First photos leak of upcoming Nikon Zf

Aug 18, 2023

John Aldred

John Aldred is a photographer with over 20 years of experience in the portrait and commercial worlds. He is based in Scotland and has been an early adopter – and occasional beta tester – of almost every digital imaging technology in that time. As well as his creative visual work, John uses 3D printing, electronics and programming to create his own photography and filmmaking tools and consults for a number of brands across the industry.

First photos leak of upcoming Nikon Zf

Aug 18, 2023

John Aldred

John Aldred is a photographer with over 20 years of experience in the portrait and commercial worlds. He is based in Scotland and has been an early adopter – and occasional beta tester – of almost every digital imaging technology in that time. As well as his creative visual work, John uses 3D printing, electronics and programming to create his own photography and filmmaking tools and consults for a number of brands across the industry.

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The first photos of Nikon’s upcoming full-frame retro-inspired mirrorless camera, the Nikon Zf, have leaked, courtesy of Nikon Rumors. The photos show a number of aspects of the camera and its overall design.

They also let us get a look at some of the details, like where certain buttons are located and whether it has a fixed screen like the Df or a flippy-out display like the Zfc (buy here). There’s also a short video.

Nikon Zf – Flippy out LCD!

I like that the rear of the camera is fairly minimalist and not overloaded with buttons. Don’t get me wrong, my Panasonics have half a dozen function buttons on the back I can assign to various tasks as well as all the stuff above, and I love them.

But in a camera like the Nikon Zf, it’s clearly targeted primarily towards more casual shooting. That’s not to say that it won’t be able to stand up to professional demands, but many professionals often need quick access to various settings through function buttons on the back.

There’s no complete view of the top dials yet, although I expect they’ll be somewhat similar to the Nikon Zfc. On the back, though, the image above clearly shows a hinged, presumably touchscreen display. Another image shows it in the open state.

A compact, retro design

Overall, the camera looks quite small compared to Nikon’s other full-frame mirrorless cameras. This isn’t much of a surprise, given the aesthetic the camera is going for. The Nikon Df was significantly smaller than the Nikon D4, on whose sensor it was based.

I’m actually curious to hold one of these side-by-side with my old Nikkormats to see how they feel and compare handling-wise. If previous Nikon retro models are anything to go by, the Nikon Zf should feel pretty close to the cameras of yore.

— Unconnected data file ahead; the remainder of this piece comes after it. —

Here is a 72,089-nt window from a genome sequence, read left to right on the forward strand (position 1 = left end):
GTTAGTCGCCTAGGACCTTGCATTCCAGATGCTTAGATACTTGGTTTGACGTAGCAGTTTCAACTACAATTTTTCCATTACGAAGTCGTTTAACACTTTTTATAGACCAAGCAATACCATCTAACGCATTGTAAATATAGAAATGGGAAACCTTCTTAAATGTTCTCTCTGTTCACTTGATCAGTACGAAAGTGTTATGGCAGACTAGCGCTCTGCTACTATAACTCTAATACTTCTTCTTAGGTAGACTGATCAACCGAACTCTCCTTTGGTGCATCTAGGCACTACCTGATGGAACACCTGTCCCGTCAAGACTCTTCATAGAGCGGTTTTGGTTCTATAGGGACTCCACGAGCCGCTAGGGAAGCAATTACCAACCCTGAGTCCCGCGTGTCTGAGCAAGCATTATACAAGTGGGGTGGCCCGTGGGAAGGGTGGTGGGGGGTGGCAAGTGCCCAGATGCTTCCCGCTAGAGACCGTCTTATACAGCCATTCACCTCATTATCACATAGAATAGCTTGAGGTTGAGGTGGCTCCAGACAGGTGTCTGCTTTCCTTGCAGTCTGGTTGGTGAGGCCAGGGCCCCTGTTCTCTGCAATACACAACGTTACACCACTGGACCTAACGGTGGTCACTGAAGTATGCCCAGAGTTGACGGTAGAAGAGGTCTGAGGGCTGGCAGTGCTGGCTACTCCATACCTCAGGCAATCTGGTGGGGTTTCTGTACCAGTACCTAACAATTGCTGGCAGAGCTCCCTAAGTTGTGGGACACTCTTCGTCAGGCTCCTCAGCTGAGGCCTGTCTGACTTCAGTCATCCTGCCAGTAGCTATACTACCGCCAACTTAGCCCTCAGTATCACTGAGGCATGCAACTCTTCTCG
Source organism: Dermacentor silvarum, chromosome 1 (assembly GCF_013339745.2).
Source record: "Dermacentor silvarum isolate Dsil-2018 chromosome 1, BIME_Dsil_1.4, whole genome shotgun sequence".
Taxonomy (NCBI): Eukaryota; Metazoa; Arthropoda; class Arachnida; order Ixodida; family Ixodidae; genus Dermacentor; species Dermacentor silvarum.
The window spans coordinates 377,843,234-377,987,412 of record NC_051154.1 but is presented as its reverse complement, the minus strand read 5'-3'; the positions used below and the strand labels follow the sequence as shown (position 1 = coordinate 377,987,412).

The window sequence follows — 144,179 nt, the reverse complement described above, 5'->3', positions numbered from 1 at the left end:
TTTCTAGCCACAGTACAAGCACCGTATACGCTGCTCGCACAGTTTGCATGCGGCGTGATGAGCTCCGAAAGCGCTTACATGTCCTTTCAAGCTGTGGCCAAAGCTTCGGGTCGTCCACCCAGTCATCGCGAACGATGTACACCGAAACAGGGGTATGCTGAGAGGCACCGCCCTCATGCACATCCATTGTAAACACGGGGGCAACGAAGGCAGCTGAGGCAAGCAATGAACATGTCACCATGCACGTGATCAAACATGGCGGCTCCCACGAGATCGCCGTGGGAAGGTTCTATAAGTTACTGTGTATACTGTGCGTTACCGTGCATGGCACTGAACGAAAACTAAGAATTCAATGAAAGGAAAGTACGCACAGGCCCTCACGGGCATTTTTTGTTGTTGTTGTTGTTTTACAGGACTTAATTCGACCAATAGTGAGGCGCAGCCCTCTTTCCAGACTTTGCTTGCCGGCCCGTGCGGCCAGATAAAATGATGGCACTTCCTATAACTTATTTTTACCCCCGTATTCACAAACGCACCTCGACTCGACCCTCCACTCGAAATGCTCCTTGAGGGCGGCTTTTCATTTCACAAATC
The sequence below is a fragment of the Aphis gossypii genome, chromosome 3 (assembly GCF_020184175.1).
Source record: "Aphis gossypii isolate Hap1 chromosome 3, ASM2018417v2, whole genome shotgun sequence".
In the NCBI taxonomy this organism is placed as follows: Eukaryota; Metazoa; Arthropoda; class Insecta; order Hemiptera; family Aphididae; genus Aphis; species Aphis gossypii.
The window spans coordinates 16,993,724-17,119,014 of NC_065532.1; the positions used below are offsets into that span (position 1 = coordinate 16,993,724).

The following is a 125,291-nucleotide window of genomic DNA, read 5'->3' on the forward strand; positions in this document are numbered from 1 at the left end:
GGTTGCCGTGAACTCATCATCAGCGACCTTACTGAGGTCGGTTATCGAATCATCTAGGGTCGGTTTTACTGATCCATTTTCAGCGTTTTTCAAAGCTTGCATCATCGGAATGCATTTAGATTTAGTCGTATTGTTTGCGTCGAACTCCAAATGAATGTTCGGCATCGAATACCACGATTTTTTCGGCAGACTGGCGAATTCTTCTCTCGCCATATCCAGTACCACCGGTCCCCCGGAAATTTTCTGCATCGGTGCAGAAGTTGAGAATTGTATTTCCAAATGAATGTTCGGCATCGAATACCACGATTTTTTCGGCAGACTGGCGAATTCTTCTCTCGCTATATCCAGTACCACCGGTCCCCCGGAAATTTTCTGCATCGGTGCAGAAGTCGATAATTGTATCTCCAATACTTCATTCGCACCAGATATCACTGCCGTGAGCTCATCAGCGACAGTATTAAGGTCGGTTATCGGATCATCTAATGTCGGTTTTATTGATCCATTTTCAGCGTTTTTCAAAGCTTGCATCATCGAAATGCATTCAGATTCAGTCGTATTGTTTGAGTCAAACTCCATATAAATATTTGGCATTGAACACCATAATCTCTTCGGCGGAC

Even though I think my main Nikon journey ended with their DSLRs, I could potentially see myself getting one of these for street photography with adapted F mount or M42 lenses.

Nikon Zf shoots 4K video

The Nikon Zf is rumoured to contain a 24-megapixel BSI-CMOS sensor with IBIS. Unlike the Nikon Df, the Nikon Zf is expected to shoot video. 4K60 to be precise. That might feel a little low given the number of 4K120 bodies coming out right now, but given its intended audience, I think it feels about right.

And speaking of video, Nikon Rumors also posted a video to Twitter… uhh, Xitter? X? I’m not entirely sure why the guy’s hand is shaking so much, unless he’s trying to demonstrate something about IBIS and wobbly sensors.

When? How Much?

It’s anticipated that the Nikon Zf will sit around the $1,999 mark, body only and an announcement is expected at some point during either the remainder of August or September with a shipping date before the end of the year.

This timeline makes sense if Nikon wants to catch that Christmas present rush. Something which they no doubt do.

[via Nikon Rumors]

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John Aldred

John Aldred

John Aldred is a photographer with over 20 years of experience in the portrait and commercial worlds. He is based in Scotland and has been an early adopter – and occasional beta tester – of almost every digital imaging technology in that time. As well as his creative visual work, John uses 3D printing, electronics and programming to create his own photography and filmmaking tools and consults for a number of brands across the industry.

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